What to Do When Your Employer’s Retirement Plan Sucks #AskTheMoneyGuy Subscribe today to stay up to date with our latest shows and highlight videos …

7 replies
  1. jackpast
    jackpast says:

    Hi guys! My 401K rules say that the company contribution is not vested for 3 years. What exactly does that mean? If I leave the company before that, do I lose that $? Thanks!

    Reply
  2. tomj528
    tomj528 says:

    Many years ago my wife took a job at a small title company that was owned in large part by a bank. The 401k was run by the bank's investment "professional". I couldn't believe the options available with expense ratios of over 4%, multiple loads as high as 6% and all for under-performing funds. After speaking with him he tried to convince me that these charges were "normal" and the funds were vastly superior to index funds. This was before you could take legal action to force your employer to make changes so after mulling it over and deciding that the market wasn't going anywhere soon I had my wife put it all into cash. This really pissed the "investment professional" off and that's the kicker. When my wife left that place after 2 years, I immediately rolled over her 401k into her IRA which, while it had earned nothing, was far better off with not having been plundered by high fees AND the market had dropped about 15% over that time period. Sometimes the best solution is not readily apparent but you can always find a way.

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  3. Hezekiah Domowski
    Hezekiah Domowski says:

    I wish you could have talked more about getting the match, but then rolling that into a more private account where you can choose.
    We have a simple IRA plan at my work, and I don't plan on leaving, but I would like to take some (all?) of that money and move it into an index fund, but I don't know if that's a wise idea – maybe it's not possible. My understanding is that pulling money from the employer fund has fees, especially if I don't wait long enough.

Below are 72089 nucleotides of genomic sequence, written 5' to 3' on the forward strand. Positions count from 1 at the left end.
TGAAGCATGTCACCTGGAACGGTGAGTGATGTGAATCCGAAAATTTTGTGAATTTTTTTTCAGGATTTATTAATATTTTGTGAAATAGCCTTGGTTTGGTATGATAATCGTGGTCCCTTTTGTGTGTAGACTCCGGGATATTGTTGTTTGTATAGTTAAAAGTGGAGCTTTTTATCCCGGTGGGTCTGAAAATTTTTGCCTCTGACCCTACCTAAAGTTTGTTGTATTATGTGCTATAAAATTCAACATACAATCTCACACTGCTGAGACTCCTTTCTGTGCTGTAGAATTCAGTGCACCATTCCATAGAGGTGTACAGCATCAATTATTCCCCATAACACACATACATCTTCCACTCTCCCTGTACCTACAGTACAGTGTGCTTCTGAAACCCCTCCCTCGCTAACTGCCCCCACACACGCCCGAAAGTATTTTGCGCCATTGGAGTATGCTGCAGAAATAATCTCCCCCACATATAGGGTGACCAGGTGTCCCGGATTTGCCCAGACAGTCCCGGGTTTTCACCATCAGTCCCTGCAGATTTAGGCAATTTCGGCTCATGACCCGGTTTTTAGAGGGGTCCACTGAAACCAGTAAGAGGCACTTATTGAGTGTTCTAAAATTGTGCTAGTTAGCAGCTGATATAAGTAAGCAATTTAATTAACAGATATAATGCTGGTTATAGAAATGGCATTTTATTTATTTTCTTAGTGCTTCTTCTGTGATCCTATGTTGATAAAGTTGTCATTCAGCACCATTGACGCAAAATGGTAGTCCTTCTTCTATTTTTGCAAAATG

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  4. Common Sense NOT too common
    Common Sense NOT too common says:

    Not exactly.
    Since the employer plan sucks you might want to forget it unless it is a good match depending on your income and wage.
    I would suggest to first contribute to a ROTH IRA in a free brokerage account. So many people would do better unless they want to contribute more than the $6000 or $7000 if over 50.
    Do NOT underestimate the difference a few points mean on the yearly yield.
    Be aggressively invested. Just $6000 put away each year from 30 to 65 at 8% return ends up being $1.03 million
    BUT, Just $6000 put away each year from 30 to 65 at 12% return ends up being $2.59 million
    >>>>
    The consistent drum beat acting like annual yield does not matter is just not true. Mutual funds have been proven to rarely beat the index. Stay aggressive because it pays especially when you get over $100,000.
    >>>>
    I have become a millionaire being aggressively long this bull market. Up 120.34% in 2019 and up 7.18% in 2020 so far.

    Reply

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